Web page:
‘I was no prophet, neither did I belong to any of the brotherhoods of prophets,’ Amos replied to Amaziah ‘I was a shepherd, and looked after sycamores: but it was the Lord who took me from herding the flock, and the Lord who said, “Go, prophesy to my people Israel.”’

Amos 7:12-15

Amos had two jobs, sheep and trees. Now he had a third – reminding Israel of its true nature, of being a communion of people with God. It had no independent existence. Did not need its national king, it’s national Temple. God alone sufficed and more than sufficed. And without God all else was petty and transient. And so it proved. Israel fell and was lost.

Today’s Gospel has the 12 – noble in their vocation and trust, but scarcely in their economic state or social position, sent out to recover a people for God: by God to help his people heal and be reconciled. They are more succesful in their mission than Amos was!

  • In whom do we trust?
  • How do we know?
  • Would others agree?

The image above is not of remnants of Bethel but of Samaria, another Israelite Royal cultic centre against which Amos prophesied. Here is a 19th Century image of the believed site of the city of Bethel.

Bethel 1894 DanielBShepp

 

Speak Lord: Of mercy, oh, speak of mercy

Holy Oils, OsterleyThe responsorial Psalm picks up the theme of mission and salvation that is heard in the Gospel for Sunday.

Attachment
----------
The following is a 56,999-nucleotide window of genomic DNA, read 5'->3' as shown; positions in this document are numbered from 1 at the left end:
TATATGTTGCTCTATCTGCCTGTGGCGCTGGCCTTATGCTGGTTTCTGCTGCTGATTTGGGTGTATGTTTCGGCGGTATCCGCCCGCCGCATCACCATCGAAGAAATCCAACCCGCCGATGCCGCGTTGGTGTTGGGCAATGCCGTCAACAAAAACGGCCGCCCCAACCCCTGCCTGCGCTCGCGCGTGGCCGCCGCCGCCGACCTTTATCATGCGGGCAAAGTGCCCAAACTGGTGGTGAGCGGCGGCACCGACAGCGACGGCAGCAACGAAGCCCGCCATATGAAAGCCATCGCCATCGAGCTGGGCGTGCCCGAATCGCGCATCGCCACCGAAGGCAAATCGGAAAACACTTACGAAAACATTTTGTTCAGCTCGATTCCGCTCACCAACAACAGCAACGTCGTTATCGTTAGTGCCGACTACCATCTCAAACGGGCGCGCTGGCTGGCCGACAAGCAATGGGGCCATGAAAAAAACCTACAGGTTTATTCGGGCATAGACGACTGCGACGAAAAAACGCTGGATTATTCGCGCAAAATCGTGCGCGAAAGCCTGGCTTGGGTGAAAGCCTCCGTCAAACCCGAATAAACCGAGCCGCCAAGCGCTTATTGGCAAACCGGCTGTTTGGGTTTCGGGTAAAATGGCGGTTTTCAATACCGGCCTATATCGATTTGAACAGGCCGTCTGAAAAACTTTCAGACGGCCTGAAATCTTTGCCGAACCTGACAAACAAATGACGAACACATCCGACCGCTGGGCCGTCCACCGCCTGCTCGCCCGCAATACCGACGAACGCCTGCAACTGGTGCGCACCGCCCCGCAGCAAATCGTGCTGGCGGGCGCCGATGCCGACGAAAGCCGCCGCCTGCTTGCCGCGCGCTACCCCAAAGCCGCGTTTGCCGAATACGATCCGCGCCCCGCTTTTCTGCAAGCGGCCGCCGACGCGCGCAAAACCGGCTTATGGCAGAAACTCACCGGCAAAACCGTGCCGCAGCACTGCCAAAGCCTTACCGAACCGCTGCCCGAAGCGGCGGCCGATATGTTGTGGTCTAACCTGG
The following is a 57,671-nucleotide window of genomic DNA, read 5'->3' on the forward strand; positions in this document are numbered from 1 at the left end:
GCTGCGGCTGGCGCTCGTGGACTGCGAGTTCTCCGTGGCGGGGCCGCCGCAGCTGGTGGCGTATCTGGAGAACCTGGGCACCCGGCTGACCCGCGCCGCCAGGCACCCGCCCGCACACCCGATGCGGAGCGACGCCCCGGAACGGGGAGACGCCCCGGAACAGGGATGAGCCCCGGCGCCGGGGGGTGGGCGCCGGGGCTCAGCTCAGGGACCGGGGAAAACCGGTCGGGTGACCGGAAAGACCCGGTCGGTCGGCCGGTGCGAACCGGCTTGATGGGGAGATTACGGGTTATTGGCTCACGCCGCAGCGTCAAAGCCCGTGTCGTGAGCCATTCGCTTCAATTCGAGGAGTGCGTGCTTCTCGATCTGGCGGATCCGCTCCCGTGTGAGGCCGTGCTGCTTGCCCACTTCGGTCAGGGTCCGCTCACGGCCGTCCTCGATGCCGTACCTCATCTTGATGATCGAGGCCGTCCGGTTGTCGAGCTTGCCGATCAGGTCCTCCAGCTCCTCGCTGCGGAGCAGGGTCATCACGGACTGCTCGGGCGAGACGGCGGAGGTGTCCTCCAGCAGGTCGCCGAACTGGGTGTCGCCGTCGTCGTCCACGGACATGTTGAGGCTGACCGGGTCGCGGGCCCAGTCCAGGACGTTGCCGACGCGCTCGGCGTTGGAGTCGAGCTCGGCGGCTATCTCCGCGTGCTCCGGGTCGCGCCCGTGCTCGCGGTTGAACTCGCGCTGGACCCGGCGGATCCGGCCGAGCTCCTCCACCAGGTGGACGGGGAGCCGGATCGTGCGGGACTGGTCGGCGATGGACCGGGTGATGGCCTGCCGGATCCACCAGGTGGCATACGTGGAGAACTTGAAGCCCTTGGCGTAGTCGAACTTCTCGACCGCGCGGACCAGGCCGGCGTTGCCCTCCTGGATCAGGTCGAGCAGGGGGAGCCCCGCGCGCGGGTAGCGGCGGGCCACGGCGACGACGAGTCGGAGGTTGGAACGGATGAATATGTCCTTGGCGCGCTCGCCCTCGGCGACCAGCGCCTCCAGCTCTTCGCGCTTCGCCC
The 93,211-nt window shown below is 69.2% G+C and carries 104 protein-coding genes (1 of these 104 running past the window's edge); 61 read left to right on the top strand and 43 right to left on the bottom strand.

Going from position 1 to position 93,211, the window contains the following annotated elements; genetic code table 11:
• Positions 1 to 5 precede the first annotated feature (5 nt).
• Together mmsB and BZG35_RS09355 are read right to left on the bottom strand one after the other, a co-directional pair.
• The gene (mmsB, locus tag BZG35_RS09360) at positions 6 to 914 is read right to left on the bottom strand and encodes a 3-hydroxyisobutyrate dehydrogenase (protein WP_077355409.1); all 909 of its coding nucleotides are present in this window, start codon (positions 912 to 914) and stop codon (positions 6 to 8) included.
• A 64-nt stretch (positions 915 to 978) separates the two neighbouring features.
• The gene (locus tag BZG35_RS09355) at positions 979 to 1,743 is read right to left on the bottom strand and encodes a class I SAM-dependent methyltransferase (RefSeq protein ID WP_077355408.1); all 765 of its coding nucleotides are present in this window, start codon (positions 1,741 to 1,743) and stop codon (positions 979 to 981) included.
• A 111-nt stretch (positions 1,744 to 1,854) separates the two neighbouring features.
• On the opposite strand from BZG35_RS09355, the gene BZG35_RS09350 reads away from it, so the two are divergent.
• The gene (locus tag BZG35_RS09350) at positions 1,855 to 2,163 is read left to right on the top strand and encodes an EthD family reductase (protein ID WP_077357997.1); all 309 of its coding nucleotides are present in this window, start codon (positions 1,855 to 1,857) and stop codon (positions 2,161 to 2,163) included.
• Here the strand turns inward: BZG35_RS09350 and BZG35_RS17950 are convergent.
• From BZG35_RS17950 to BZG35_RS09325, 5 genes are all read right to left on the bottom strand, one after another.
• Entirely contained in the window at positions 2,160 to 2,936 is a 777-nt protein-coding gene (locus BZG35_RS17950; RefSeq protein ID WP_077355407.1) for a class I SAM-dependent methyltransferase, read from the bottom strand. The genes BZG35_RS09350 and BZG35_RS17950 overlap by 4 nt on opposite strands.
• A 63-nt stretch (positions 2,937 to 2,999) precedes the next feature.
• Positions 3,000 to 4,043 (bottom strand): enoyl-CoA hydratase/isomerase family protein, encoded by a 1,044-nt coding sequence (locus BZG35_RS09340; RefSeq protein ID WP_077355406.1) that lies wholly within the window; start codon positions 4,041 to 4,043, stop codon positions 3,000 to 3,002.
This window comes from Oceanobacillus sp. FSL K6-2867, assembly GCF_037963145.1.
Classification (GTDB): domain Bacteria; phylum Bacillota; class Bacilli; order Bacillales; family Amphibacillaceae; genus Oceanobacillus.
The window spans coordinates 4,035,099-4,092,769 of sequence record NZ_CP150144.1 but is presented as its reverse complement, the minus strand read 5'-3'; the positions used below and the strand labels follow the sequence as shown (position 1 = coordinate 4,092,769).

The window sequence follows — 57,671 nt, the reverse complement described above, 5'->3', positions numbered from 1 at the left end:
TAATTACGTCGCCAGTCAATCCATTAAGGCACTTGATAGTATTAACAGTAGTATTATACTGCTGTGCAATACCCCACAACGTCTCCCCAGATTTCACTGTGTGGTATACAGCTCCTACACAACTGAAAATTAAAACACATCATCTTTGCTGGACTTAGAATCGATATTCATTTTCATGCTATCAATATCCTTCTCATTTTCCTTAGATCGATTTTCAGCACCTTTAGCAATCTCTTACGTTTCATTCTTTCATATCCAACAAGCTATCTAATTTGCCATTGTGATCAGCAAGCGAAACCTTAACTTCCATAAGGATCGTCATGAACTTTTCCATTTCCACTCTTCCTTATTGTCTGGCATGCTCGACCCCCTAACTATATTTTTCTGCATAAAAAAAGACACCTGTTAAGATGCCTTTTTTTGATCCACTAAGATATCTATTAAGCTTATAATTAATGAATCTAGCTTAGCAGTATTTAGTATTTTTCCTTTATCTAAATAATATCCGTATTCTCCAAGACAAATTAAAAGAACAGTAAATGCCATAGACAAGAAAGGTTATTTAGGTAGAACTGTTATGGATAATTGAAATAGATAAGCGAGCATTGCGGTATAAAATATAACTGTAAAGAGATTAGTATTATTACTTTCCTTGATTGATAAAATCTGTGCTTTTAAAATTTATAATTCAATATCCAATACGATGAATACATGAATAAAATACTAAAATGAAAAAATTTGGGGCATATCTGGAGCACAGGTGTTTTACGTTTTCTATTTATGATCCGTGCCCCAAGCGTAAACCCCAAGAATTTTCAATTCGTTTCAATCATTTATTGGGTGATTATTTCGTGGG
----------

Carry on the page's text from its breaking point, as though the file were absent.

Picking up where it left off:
Let us see, O Lord, your mercy, and give us your saving help.

I will hear what the Lord God has to say,
a voice that speaks of peace,
peace for his people.
His help is near for those who fear him
and his glory will dwell in our land.

Let us see, O Lord, your mercy, and give us your saving help.

Mercy and faithfulness have met;
justice and peace have embraced.
Faithfulness shall spring from the earth
and justice look down from heaven.

Let us see, O Lord, your mercy, and give us your saving help.

The Lord will make us prosper
and our earth shall yield its fruit.
Justice shall march before him
and peace shall follow his steps.

Let us see, O Lord, your mercy, and give us your saving help.

Psalm 84:9-14

How much we need this mercy. And how much people need this from us.

Photograph of the aumbry displaying the Holy Oils, Catholic Church, Osterley, London. (c) 2007, Allen Morris

Speak Lord: of healing and mission

Door Detail Mary Major

Today’s post begins our reading through the Liturgy of the Word, and praying with it, by way of preparation for next Sunday’s Mass.

For a reminder of the methodology followed here please go to the About page.

We start with the key element – the gospel reading.

Jesus summoned the Twelve and began to send them out in pairs giving them authority over the unclean spirits. And he instructed them to take nothing for the journey except a staff – no bread, no ha.versack, no coppers for their purses. They were to wear sandals but, he added, ‘Do not take a spare tunic.’ And he said to them, ‘If you enter a house anywhere, stay there until you leave the district. And if any place does not welcome you and people refuse to listen to you, as you walk away shake off the dust from under your feet as a sign to them.’

So they set off to preach repentance; and they cast out many devils, and anointed many sick people with oil and cured them.

Mark 6:7-13

The ministry of Jesus may be rejected by many (cf last week’s gospel), but it remains powerful to many others. And the ministry is being shared by others now. For all their fallibility and blundering – much in evidence throughout Mark’s Gospel – the 12 rise to the call to share the Good News and minister the reconciliation and healing of God’s mercy.